After 72 years of standards, French vinaigrette regains its freedom in the United States

Published on 15 Jan. 2022 at 11: 30

The French themselves did not know it, but for more than seventy years, the recipe for “French Dressing” (French dressing in English) was highly regulated in the United States. Until this week, when the American federal authorities officially announced that they were revoking these regulatory standards, thus widening the range of possibilities for seasoning the salads consumed in the world’s leading power.

When the Food and Drug Administration (FDA) had established these standards in 1930, the “French Dressing” was one of the three seasonings officially recognized by the agency with mayonnaise and salad dressing, recalls the “Wall Street Journal”. According to the original recipe, a French vinaigrette must include vegetable oil and a base sour (vinegar, lemon or lime). Manufacturers were only free to add spices, tomato paste and other ingredients.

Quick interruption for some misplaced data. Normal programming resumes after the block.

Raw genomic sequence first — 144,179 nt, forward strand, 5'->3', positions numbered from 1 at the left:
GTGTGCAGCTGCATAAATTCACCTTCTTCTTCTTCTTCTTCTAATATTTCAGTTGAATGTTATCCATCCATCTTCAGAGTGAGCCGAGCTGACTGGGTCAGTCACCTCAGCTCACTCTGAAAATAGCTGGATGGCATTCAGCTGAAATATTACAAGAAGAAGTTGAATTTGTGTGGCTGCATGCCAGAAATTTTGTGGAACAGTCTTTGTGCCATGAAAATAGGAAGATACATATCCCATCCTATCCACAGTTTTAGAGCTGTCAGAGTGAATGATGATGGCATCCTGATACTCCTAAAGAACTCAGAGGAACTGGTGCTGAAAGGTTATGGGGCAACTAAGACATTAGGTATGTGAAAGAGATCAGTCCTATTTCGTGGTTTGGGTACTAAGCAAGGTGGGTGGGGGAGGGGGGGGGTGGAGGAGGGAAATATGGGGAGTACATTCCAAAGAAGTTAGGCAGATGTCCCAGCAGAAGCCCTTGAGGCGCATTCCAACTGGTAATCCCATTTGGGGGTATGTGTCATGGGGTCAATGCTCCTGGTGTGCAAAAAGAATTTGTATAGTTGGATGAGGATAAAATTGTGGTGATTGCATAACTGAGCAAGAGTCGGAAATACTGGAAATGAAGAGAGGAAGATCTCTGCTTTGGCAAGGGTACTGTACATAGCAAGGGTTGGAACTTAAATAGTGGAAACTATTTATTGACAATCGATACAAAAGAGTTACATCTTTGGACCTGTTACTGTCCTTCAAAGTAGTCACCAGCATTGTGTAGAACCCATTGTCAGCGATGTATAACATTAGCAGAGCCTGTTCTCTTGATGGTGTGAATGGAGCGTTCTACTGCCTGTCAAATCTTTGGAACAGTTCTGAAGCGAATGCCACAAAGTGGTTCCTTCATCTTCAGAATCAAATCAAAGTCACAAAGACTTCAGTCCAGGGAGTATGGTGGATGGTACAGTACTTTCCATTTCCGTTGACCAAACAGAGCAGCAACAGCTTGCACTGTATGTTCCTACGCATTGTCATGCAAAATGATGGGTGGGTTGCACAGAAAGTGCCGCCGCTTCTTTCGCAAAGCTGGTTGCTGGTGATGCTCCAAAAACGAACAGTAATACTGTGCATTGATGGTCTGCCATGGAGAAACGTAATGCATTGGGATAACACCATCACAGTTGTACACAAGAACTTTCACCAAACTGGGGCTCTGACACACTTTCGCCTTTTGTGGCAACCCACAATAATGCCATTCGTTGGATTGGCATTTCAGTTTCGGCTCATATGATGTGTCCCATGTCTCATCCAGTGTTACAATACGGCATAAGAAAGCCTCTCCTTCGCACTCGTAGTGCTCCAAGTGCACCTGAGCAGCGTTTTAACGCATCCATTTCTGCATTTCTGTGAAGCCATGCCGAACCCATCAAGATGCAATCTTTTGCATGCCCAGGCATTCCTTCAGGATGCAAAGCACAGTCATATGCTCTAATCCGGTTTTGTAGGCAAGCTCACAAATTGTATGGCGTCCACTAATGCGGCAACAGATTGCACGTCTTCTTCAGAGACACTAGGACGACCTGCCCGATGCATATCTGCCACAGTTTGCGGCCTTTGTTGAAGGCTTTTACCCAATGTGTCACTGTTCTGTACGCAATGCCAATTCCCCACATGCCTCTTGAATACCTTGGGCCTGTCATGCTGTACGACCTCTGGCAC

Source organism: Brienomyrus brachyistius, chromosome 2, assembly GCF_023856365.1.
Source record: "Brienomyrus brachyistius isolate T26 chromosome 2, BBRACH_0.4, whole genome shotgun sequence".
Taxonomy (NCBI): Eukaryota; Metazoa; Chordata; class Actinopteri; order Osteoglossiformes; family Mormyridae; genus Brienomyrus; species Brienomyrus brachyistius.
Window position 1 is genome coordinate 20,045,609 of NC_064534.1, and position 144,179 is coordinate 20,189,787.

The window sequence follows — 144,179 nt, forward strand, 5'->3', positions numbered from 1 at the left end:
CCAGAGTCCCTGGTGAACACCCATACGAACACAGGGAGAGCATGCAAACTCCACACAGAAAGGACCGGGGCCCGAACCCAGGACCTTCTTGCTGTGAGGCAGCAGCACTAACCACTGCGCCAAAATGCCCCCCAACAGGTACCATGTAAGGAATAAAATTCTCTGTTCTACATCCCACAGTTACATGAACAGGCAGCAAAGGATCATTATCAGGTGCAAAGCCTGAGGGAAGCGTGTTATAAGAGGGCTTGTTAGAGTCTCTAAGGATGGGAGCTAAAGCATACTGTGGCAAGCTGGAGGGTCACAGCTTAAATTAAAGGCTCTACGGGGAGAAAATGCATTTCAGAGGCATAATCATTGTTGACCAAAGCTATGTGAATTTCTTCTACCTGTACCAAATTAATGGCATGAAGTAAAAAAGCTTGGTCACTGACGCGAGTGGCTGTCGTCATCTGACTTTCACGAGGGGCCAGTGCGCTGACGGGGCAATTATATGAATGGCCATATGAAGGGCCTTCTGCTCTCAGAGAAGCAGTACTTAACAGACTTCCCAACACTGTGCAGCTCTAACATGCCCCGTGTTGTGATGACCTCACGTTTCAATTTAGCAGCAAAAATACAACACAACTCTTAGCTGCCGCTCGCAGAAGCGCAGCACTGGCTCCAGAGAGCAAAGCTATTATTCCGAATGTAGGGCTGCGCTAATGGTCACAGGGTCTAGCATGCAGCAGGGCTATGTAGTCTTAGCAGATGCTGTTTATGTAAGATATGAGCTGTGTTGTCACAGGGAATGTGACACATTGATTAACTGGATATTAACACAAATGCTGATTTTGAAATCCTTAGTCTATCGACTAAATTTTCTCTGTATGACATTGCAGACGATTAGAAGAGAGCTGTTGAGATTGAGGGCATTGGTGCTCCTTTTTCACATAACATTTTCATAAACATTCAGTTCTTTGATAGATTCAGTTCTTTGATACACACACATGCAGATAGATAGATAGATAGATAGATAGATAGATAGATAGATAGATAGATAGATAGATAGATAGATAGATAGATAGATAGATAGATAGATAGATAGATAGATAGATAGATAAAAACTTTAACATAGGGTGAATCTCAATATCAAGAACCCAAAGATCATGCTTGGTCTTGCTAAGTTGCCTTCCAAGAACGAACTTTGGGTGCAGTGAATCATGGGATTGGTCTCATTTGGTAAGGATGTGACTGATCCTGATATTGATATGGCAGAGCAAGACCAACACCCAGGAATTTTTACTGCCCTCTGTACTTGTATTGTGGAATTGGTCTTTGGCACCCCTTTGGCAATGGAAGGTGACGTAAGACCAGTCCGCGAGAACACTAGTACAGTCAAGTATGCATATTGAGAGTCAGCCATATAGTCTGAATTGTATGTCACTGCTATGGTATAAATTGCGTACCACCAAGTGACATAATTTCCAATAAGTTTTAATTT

A creamy texture and a sweet taste

If, on paper, this composition can indeed make one think of the vinaigrette consumed in France, it is nothing in reality. The “French dressing” put into a tube in the United States almost always has an orange color and often has a creamy texture and a sweet taste.

“There is not much French in there”, admits the “WSJ”. That’s why the Association for Dressings and Sauces, a trade association representing manufacturers of salad dressings, mayonnaises and condiments, had asked the FDA to repeal the rule, effective as early as January 1998. Many types of dressings – Italian, ranch, Caesar – are not subject to this kind of standard, argued the organization.

The FDA finally gave in to this appeal, specifying that this decision is partly linked to the agency’s efforts to modernize food standards so that the industry can innovate and produce healthier foods.